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‘My Life in Orgone Boxes’: William Burroughs on his sexual science experiments in OUI magazine, 1977


Burroughs contemplating an orgone box
 
As a contributor to this blog, I spend a lot of my time poking around looking for suitable subjects that might please and edify the DM readership. When I come across an item uniting William S. Burroughs, Wilhelm Reich, Jack Kerouac, orgasms, heroin, Jean Cocteau, and even tangentially Kurt Cobain that has not been written about all too much, I can be sure I’m in the ballpark of a good DM post.

In 1977 OUI magazine published an item by William S. Burroughs with the title “My Life in Orgone Boxes,” in which he explained that he built his first orgone accumulator in 1949 on the farm of a friend named Kells Elvins in Texas. Among other things, in the article Burroughs addresses Jack Kerouac’s fictionalized version of Burroughs’ device as presented in On the Road but insisted that the account was “pure fiction.”

That Burroughs used an orgone accumulator is (a) pretty well known, and (b) not very surprising, given who Burroughs was. But let’s back up a moment here. What is an orgone accumulator, anyway? (It’s sometimes called an orgone machine or an orgone box.) Reich was in the first wave of post-Freudian thinkers, and he attributed his discovery of “orgone energy”—that is to say, energy with the capacity to charge organic material (cellulose), unlike electromagnetic energy—physical manifestations of sexual energy—as occurring in January 1939, after working off of Freud’s theory of the libido.
 

One of the first experimental orgone accumulators. Note the stack of Reich/orgone publications propping the door open. Much larger version here.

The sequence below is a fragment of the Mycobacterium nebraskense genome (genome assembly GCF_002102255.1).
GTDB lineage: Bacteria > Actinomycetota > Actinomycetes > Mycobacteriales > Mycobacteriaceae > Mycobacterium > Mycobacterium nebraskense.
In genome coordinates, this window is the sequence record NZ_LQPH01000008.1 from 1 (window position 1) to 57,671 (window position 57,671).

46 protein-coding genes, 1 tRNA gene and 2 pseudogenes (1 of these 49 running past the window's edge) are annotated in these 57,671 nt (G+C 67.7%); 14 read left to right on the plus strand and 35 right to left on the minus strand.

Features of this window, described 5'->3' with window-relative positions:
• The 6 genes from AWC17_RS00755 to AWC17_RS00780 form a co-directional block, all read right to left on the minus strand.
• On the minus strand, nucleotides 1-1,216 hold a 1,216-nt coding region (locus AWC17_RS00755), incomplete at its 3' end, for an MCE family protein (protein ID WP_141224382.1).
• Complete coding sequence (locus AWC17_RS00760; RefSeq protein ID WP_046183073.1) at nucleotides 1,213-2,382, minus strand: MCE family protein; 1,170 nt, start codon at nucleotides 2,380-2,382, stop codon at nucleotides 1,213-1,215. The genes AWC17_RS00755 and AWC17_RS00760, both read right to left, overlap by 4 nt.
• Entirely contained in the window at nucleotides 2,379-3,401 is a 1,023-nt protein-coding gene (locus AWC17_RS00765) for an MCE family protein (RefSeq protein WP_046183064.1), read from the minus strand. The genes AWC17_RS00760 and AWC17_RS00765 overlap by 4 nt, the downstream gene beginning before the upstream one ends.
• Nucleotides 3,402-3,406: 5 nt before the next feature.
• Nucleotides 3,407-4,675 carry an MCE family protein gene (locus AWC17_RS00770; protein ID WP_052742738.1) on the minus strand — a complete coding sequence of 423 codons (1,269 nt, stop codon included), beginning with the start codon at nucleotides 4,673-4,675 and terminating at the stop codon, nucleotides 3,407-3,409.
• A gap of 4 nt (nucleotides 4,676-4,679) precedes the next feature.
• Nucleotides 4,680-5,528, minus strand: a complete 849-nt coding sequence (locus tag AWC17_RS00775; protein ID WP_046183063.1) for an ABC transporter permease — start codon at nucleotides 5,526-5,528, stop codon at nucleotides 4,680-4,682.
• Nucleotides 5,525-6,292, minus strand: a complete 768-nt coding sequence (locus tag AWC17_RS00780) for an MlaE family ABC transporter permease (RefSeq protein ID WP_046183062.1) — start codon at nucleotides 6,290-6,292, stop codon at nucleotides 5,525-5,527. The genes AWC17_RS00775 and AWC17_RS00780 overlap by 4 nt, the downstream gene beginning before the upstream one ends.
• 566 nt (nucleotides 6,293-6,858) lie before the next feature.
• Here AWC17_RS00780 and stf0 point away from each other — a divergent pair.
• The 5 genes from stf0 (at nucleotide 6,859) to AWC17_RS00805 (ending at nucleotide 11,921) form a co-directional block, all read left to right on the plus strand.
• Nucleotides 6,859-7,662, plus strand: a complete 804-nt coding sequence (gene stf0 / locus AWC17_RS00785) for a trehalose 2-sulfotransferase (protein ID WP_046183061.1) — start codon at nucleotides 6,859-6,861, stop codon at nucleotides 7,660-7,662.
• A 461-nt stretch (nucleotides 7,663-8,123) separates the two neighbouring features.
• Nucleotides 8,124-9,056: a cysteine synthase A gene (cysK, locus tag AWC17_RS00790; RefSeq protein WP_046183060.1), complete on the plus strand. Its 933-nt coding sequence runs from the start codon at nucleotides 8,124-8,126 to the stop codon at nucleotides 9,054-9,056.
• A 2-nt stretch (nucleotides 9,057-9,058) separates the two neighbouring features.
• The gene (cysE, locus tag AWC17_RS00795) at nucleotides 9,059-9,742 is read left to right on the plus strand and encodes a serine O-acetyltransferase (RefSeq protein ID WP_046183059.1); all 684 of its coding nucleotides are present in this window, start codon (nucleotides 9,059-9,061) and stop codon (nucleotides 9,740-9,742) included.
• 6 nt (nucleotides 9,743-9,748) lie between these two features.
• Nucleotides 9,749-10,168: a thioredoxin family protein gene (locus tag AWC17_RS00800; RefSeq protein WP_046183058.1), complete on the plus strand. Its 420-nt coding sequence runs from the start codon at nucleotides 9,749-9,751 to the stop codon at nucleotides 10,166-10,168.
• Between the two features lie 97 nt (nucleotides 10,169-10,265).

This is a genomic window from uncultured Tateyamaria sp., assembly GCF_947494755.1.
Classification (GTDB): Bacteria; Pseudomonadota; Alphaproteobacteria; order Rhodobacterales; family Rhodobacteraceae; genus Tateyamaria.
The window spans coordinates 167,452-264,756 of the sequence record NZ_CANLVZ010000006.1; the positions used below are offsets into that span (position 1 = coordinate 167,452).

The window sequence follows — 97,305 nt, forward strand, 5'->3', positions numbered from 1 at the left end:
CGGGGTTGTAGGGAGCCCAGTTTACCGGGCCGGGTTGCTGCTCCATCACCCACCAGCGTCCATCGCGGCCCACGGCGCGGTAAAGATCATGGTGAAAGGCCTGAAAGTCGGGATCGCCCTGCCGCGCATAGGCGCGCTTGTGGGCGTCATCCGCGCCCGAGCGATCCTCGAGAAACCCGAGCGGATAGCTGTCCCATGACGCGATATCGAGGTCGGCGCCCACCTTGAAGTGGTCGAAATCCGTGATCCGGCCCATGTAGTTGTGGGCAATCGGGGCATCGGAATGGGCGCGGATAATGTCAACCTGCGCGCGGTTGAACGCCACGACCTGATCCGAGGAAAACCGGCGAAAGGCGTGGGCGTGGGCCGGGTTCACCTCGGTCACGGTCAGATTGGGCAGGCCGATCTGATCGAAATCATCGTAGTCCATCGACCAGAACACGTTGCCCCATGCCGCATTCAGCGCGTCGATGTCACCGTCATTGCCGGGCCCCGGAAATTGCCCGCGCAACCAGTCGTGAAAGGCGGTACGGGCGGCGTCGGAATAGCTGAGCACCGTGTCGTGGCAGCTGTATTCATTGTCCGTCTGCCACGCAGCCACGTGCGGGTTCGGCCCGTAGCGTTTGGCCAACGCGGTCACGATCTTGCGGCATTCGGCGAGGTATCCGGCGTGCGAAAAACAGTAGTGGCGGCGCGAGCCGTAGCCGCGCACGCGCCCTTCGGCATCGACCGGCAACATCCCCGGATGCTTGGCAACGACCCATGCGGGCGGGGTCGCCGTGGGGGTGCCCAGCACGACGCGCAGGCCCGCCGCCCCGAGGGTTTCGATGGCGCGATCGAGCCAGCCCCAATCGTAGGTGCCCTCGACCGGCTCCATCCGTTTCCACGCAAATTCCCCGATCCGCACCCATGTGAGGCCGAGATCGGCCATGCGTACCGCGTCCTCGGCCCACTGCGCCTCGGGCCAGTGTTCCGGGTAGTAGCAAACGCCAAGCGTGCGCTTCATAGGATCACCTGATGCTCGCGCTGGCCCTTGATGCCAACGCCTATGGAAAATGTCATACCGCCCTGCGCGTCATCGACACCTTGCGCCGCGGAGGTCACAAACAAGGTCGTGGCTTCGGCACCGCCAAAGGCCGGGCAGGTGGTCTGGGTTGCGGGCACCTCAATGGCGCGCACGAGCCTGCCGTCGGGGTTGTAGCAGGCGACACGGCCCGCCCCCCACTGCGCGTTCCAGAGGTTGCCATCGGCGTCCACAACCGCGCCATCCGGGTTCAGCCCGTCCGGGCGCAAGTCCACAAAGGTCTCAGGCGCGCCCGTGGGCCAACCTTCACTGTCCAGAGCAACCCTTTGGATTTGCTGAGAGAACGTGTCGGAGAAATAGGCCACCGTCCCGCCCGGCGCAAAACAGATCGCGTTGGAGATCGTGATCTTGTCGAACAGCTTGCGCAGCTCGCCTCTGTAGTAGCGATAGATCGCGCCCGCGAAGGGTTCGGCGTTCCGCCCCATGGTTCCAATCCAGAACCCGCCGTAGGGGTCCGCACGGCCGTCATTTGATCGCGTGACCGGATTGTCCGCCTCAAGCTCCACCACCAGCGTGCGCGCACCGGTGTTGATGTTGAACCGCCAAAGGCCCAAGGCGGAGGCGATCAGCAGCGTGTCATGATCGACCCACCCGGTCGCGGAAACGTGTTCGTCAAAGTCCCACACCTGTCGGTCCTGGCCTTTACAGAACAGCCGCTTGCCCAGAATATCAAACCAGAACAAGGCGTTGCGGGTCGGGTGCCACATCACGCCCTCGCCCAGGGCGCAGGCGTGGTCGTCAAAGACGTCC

Reich was sure that he had discovered the secret to manipulating and enhancing sexual experience by removing/satisfying electric blockages within human beings. Quoting from his book The Function of the Orgasm: Sex-Economic Problems of Biological Energy (The Discovery of the Orgone, Vol. 1):
 

The orgasm formula which directs sex-economic research is as follows: MECHANICAL TENSION —> BIOELECTRIC CHARGE —> BIOELECTRIC DISCHARGE —> MECHANICAL RELAXATION. It proved to be the formula of living functioning as such. … Research in the field of sexuality and bions opened a new approach to the problem of cancer and a number of other disturbances of vegetative life.

 
Check that out: “the formula of living functioning as such,” wow. Reich’s idea was that orgone energy was virtually everywhere and pointed to both the aurora borealis and the blue tint seen in sexually excited frogs as evidence. As he put it in The Function of the Orgasm, “‘Biological energy’ is atmospheric (cosmic) orgone energy.” Then:
 

The color of orgone energy is blue or blue-gray. In our laboratory, atmospheric orgone is accumulated or concentrated by means of an apparatus specifically constructed for this purpose. We succeeded in making it visible by arranging certain materials in a specific way. The blocking of the orgone’s kinetic energy is expressed as an increase in temperature. Its concentration or density is indicated on the static electroscope by the differences in the speed of the discharge. The spontaneous discharge or electroscopes in non-ionized air, a phenomenon designated as “natural leak” by physicists, is the effect of atmospheric orgone and has nothing to do with dampness. The orgone contains three kinds of rays: blue-gray, foglike vapors; deep blue-violet expanding and contracting dots of light; and white-yellow, rapidly moving rays of dots and streaks. The blue color of the sky and the blue-gray of atmospheric haze on hot summer days are direct reflections of the atmospheric orgone. The blue-gray, cloudlike Northern lights, the so-called St. Elmo’s fire, and the bluish formations recently observed in the sky by astronomers during increased sun-spot activity are also manifestations of orgone energy.